I was reminiscing about university with a friend and she remembered that she was part of the ‘300 group’ that aimed to get 300 MPs into Parliament. That was over 30 years ago! This film’s nearly 50 years old and the battles for equality between the sexes still need fighting. Young women could do far worse than learn some attitude from these Marias.

 

The Grandmother (US, 1970)

Giving birth to granny

Giving birth to granny

This is a very early David Lynch short that mixes animation, pixelation and live action to typically obscure effect. Lynch is one of those directors for whom the auteur theory does work and the ‘seeds’ of his later work are apparent here; particularly the disturbing soundscapes he produces. On the ‘The Shorts of David Lynch’ DVD the film is introduced by the director in hilarious non-explanatory fashion; though I can never work out if Lynch is ‘taking the piss’ or genuinely ‘out to lunch’. It doesn’t matter, in the tradition of the surrealists, Lynch makes films that disturb bourgeios complacency and that’s to the good.

Still LIfe (Sanxia haoren, Hong Kong-China, 2006)

Life in a Ballardian landscape

Life in a Ballardian landscape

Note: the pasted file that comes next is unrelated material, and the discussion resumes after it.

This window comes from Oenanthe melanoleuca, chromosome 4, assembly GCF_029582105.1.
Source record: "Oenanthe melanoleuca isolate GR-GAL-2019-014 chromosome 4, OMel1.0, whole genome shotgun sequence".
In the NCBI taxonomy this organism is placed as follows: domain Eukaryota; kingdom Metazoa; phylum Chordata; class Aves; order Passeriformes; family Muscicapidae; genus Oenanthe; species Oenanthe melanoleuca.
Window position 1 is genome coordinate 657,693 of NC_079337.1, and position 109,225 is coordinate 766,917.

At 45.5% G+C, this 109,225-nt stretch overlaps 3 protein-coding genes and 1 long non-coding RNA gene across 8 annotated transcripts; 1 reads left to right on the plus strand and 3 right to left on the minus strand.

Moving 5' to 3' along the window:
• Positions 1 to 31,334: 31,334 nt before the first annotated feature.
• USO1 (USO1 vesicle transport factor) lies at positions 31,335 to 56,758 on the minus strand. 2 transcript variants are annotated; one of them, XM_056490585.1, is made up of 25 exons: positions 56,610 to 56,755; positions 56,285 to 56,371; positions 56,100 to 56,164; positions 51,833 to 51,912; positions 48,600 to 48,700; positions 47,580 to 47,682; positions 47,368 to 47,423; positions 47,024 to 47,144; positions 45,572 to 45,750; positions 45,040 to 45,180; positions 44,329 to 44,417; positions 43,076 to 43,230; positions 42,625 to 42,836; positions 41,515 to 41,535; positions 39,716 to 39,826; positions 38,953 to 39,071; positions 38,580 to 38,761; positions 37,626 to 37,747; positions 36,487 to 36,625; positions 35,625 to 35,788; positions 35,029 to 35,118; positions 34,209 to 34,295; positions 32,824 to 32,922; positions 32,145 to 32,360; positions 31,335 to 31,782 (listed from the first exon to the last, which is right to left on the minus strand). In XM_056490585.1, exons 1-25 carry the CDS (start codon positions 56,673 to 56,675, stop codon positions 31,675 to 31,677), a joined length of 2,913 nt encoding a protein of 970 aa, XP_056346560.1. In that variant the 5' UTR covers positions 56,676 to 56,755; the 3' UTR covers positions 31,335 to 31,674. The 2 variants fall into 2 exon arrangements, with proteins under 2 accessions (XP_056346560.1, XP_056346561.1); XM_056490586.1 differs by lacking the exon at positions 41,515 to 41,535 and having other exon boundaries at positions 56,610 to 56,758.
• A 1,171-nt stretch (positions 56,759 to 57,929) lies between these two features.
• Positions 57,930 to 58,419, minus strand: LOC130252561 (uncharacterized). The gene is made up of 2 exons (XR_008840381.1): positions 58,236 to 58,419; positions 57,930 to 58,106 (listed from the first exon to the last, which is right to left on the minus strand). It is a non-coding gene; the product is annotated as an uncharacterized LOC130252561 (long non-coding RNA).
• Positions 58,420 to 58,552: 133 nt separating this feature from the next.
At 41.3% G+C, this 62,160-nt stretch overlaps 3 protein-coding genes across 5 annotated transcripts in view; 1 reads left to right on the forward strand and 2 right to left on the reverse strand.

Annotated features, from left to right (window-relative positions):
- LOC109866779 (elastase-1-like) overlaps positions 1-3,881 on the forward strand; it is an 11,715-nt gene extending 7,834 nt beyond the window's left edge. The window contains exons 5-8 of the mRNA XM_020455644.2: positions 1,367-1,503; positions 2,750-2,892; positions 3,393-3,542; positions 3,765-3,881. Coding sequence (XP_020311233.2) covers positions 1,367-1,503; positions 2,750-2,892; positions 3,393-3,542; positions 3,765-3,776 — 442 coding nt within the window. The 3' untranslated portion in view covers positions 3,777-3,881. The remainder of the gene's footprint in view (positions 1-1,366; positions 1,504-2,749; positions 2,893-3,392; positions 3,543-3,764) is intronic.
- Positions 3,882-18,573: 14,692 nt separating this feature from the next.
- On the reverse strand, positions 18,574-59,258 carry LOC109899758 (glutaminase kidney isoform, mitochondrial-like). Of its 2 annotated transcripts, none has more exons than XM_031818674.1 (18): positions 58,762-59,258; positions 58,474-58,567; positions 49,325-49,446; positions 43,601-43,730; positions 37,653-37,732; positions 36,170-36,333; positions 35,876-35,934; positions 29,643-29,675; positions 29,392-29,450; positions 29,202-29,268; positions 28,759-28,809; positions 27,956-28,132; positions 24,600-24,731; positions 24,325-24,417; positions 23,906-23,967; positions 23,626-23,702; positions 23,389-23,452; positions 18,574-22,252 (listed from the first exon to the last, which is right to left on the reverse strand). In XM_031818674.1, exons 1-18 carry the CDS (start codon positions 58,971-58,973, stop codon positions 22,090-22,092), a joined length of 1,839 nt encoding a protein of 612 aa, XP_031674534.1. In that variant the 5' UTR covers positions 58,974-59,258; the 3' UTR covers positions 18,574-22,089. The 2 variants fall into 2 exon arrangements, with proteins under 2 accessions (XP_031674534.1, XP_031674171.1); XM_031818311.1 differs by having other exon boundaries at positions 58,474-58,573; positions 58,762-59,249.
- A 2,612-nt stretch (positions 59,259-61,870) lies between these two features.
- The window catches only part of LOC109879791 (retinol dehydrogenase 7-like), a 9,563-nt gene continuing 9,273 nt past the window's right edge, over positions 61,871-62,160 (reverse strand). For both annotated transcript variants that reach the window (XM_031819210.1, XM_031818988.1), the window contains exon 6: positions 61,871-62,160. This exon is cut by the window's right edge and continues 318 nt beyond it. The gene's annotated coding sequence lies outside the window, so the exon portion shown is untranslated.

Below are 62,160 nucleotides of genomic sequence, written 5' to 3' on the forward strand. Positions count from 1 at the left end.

A fascinating film set in town about to be submerged by China’s Three Gorges damn. It mixes the naturalism, common in Chinese cinema, of following ordinary people’s ordinary lives with the utterly surreal landscape of a city being destroyed. Jia Zhangke has an astonishing eye for composition so a shot of men sledgehammering a building has stunning beauty.

A man seeks his mail order bride (who left him 16 years earlier) and a woman seeks a two-year missing husband to seek a divorce, set against a gorgeous natural landscape and bonkers moments (the tall building is about to be blown up in the still above). There is also an appearance of a UFO and one building takes off like a spaceship: audacious filmmaking.

Small details resonate too: characters compare how their home towns are represented on banknotes, a marvellous metaphor for capitalist China. Incidentally, the ‘Ballardian’ in the caption refers to British SF writer JG Ballard who specialised in decaying urban landscapes – this film realises his vision.